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Should volunteers indemnify for-profit?

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Should volunteers indemnify for-profit?

We are a nonprofit volunteer ski patrol.  The for-profit ski resort we serve has asked us, a nonprofit, to indemnify it against possible damages. Should we accept?

This is the fifth question in our Week of Great Nonprofit Questions - December 18-22

This seems to be the Grinch question of the year.  Asking the question of whether volunteers should indemnify a for-profit company taking advantage of their specialized skills and services to make a profit without paying for those skills and services seems to answer itself.  Why would volunteers indemnify a for-profit in return for nothing except the right to protect the public?

Indemnification clauses are always dangerous.  Depending on the specific language of the provision, they require one organization to indemnify and protect the other against costs and expenses arising from claims for damages arising in connection with the activities under the agreement.  Many of these agreements require one party to indemnify and protect the other even against damages caused by the other.  The key point to understand is that indemnification is a contractual liability only.  The obligation is usually not covered by the insurance the organization has to protect against its own negligence or malfeasance.  The insurance doesn’t protect against the contractual obligation to indemnify the other party for its negligence or malfeasance.   Even if the indemnifying party had absolutely nothing to do with the cause of the injury, however, it could be contractually liable to an injured party under the contract with the party causing the injury.  (See Nonprofit Issues®, Nonprofit’s cost of indemnification agreement is $700,000, 6/16/11.)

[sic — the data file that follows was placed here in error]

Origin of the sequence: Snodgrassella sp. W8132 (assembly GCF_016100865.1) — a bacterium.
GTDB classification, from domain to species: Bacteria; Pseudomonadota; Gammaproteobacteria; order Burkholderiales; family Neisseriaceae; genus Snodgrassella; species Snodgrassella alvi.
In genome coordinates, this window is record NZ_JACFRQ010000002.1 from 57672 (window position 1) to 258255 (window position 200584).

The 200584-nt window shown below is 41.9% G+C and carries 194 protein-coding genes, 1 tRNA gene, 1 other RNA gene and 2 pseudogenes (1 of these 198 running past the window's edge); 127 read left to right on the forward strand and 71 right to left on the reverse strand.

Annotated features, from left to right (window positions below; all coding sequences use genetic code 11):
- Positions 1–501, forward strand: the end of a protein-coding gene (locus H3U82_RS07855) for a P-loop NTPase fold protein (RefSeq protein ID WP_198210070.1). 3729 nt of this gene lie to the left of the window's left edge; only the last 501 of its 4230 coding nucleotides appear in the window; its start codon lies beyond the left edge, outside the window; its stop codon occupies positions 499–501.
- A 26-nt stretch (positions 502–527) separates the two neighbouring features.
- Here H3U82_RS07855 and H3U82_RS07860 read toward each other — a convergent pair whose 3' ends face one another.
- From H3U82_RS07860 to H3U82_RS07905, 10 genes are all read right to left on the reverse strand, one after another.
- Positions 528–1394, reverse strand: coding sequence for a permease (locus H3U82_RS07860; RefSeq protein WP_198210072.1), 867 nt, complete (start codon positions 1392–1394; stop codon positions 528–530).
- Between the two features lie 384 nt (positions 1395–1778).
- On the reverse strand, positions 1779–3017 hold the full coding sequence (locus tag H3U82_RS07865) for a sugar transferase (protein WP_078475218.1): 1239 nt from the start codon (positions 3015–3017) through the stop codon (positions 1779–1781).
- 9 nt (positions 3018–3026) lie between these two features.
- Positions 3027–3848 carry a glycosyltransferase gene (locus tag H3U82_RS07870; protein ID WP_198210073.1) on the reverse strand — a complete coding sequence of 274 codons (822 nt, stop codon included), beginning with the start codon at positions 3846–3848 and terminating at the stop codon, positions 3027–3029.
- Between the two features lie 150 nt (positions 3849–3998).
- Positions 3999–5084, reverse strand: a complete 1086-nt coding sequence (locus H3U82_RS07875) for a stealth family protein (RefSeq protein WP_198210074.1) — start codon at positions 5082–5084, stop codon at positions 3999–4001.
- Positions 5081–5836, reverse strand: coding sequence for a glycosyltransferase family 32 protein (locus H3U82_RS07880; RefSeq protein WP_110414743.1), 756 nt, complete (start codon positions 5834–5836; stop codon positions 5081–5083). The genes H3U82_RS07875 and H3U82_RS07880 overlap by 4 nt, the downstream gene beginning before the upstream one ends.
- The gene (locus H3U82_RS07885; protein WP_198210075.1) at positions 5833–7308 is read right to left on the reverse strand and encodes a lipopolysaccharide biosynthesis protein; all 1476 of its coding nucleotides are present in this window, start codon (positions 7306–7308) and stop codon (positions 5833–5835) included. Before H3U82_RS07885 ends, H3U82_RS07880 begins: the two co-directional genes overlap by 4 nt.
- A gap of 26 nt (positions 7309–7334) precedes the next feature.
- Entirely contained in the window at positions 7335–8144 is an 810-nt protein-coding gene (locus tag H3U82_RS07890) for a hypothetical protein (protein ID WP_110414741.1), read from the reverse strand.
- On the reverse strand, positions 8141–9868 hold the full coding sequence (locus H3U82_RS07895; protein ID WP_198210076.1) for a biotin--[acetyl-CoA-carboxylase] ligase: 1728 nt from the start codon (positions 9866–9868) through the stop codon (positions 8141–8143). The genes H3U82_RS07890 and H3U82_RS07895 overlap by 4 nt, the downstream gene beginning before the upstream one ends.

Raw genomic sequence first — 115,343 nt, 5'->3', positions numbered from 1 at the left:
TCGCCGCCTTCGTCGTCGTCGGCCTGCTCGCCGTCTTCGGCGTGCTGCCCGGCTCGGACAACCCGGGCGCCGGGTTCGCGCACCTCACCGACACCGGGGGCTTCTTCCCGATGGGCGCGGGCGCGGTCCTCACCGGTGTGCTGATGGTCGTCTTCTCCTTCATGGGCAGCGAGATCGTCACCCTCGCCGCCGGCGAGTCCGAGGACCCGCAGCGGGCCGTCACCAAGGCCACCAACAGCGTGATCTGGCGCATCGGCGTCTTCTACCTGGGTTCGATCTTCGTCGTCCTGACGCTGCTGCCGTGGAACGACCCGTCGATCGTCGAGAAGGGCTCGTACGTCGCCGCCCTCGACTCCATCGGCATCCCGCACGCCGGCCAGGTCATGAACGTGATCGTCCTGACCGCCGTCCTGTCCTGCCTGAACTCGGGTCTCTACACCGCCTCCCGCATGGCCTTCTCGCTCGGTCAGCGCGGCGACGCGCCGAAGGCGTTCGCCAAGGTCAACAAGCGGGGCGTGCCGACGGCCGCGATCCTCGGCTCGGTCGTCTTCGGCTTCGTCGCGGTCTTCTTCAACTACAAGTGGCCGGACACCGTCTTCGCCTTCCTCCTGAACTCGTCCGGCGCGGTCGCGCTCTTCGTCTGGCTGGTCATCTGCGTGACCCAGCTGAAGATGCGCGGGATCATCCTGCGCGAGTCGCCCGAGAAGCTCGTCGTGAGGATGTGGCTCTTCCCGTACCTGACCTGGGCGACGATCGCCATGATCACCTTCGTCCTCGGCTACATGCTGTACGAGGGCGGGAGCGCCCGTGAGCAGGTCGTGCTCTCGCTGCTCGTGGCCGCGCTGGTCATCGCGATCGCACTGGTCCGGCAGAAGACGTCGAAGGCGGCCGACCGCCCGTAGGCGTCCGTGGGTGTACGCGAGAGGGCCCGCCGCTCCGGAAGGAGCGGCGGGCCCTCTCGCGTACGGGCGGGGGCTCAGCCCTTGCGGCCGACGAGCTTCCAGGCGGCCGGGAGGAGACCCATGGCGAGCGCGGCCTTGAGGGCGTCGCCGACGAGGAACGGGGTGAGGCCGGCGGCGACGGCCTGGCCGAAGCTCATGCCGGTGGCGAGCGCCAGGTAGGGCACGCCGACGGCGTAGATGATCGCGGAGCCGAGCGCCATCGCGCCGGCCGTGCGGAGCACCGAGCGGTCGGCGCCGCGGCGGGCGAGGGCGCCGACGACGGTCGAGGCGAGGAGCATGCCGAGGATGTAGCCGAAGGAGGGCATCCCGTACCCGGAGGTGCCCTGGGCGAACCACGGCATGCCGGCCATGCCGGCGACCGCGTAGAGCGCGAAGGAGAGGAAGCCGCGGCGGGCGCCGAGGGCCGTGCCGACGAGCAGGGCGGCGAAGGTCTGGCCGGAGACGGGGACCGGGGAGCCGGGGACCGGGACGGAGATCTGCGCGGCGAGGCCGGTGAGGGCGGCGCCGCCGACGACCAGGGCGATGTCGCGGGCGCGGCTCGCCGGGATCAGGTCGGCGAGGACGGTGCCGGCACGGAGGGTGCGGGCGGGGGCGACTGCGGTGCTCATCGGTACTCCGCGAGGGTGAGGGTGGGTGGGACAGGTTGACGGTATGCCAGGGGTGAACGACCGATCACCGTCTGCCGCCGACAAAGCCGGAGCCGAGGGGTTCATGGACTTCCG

There are certain situations in which it is possible to get insurance to protect another defendant, such as insurance covering landlords in special event situations.  But as a general matter, it is not likely to cover the recipient of services on an ongoing basis.  Each party should retain its own insurance to protect itself.  There is no need for one to protect the other or for each of them to indemnify the other.  A “mutual indemnification” only gives the insurance companies the opportunity to fight with each other about avoiding liability, delaying the ultimate resolution of the issue and increasing the costs.

I always recommend that my client not provide an indemnification unless it can be sure it is covered by insurance.  But in this case, where the volunteer organization is a nonprofit with no economic advantage from the relationship, and the for-profit is getting free services that make its business a lot more attractive, it makes no economic sense at all.  The for-profit ought to indemnify the nonprofit, but I would be willing to live with each side getting its own insurance.

Friday, December 22, 2017


The question may be too broadly framed. The ski resort operator may be asking that the ski patrol indemnify it against claims based on something a member of the ski patrol does - something like running into a third-party with an evacuation sled while on the way to aid a different injured person. A person injured by the sled might reasonably feel (and their lawyer might argue) that the resort is responsible for their injuries because the resort allowed the patrol to operate on its slopes. Even in this case, the request seems over the top. But that possibility is a risk the resort needs to make sure is covered by someone. And, in fact, something for which the ski patrol needs to make sure it has adequate coverage as well.

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